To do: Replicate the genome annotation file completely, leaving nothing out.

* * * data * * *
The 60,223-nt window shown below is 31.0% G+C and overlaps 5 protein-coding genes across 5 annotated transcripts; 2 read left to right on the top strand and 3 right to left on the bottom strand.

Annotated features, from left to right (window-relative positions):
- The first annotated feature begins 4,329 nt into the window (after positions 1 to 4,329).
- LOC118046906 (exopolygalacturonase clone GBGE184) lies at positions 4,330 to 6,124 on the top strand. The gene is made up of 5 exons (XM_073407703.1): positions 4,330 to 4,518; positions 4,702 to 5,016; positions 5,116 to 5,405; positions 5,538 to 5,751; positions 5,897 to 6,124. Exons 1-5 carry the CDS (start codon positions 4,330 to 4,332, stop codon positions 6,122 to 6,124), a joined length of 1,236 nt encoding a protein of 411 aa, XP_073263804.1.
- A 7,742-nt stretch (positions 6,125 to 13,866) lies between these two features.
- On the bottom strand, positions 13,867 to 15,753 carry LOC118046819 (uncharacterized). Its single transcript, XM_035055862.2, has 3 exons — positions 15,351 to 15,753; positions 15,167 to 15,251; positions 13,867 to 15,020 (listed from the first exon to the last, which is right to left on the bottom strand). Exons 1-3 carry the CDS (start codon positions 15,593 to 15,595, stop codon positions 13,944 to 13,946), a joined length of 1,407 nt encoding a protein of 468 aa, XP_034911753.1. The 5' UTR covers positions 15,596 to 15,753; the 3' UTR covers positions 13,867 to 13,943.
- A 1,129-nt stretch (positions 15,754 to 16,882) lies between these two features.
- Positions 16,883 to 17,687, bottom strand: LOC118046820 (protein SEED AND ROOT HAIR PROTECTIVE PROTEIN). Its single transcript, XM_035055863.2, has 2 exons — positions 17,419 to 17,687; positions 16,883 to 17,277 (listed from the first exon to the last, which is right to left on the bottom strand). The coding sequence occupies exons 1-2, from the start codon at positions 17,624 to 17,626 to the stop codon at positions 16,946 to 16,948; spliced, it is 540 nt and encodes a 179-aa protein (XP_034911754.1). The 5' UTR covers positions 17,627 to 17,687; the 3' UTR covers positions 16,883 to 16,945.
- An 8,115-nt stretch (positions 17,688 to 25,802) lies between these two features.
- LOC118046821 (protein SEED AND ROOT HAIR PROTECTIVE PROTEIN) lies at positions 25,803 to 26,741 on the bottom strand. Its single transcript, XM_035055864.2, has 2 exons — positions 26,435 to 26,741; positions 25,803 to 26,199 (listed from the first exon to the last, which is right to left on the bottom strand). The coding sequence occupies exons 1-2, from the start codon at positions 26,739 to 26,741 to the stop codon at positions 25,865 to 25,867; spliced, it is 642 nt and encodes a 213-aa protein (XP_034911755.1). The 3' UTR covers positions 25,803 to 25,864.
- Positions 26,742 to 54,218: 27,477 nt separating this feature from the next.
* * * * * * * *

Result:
The 60,223-nt window shown below is 31.0% G+C and overlaps 5 protein-coding genes across 5 annotated transcripts; 2 read left to right on the top strand and 3 right to left on the bottom strand.

Annotated features, from left to right (window-relative positions):
- The first annotated feature begins 4,329 nt into the window (after positions 1 to 4,329).
- LOC118046906 (exopolygalacturonase clone GBGE184) lies at positions 4,330 to 6,124 on the top strand. The gene is made up of 5 exons (XM_073407703.1): positions 4,330 to 4,518; positions 4,702 to 5,016; positions 5,116 to 5,405; positions 5,538 to 5,751; positions 5,897 to 6,124. Exons 1-5 carry the CDS (start codon positions 4,330 to 4,332, stop codon positions 6,122 to 6,124), a joined length of 1,236 nt encoding a protein of 411 aa, XP_073263804.1.
- A 7,742-nt stretch (positions 6,125 to 13,866) lies between these two features.
- On the bottom strand, positions 13,867 to 15,753 carry LOC118046819 (uncharacterized). Its single transcript, XM_035055862.2, has 3 exons — positions 15,351 to 15,753; positions 15,167 to 15,251; positions 13,867 to 15,020 (listed from the first exon to the last, which is right to left on the bottom strand). Exons 1-3 carry the CDS (start codon positions 15,593 to 15,595, stop codon positions 13,944 to 13,946), a joined length of 1,407 nt encoding a protein of 468 aa, XP_034911753.1. The 5' UTR covers positions 15,596 to 15,753; the 3' UTR covers positions 13,867 to 13,943.
- A 1,129-nt stretch (positions 15,754 to 16,882) lies between these two features.
- Positions 16,883 to 17,687, bottom strand: LOC118046820 (protein SEED AND ROOT HAIR PROTECTIVE PROTEIN). Its single transcript, XM_035055863.2, has 2 exons — positions 17,419 to 17,687; positions 16,883 to 17,277 (listed from the first exon to the last, which is right to left on the bottom strand). The coding sequence occupies exons 1-2, from the start codon at positions 17,624 to 17,626 to the stop codon at positions 16,946 to 16,948; spliced, it is 540 nt and encodes a 179-aa protein (XP_034911754.1). The 5' UTR covers positions 17,627 to 17,687; the 3' UTR covers positions 16,883 to 16,945.
- An 8,115-nt stretch (positions 17,688 to 25,802) lies between these two features.
- LOC118046821 (protein SEED AND ROOT HAIR PROTECTIVE PROTEIN) lies at positions 25,803 to 26,741 on the bottom strand. Its single transcript, XM_035055864.2, has 2 exons — positions 26,435 to 26,741; positions 25,803 to 26,199 (listed from the first exon to the last, which is right to left on the bottom strand). The coding sequence occupies exons 1-2, from the start codon at positions 26,739 to 26,741 to the stop codon at positions 25,865 to 25,867; spliced, it is 642 nt and encodes a 213-aa protein (XP_034911755.1). The 3' UTR covers positions 25,803 to 25,864.
- Positions 26,742 to 54,218: 27,477 nt separating this feature from the next.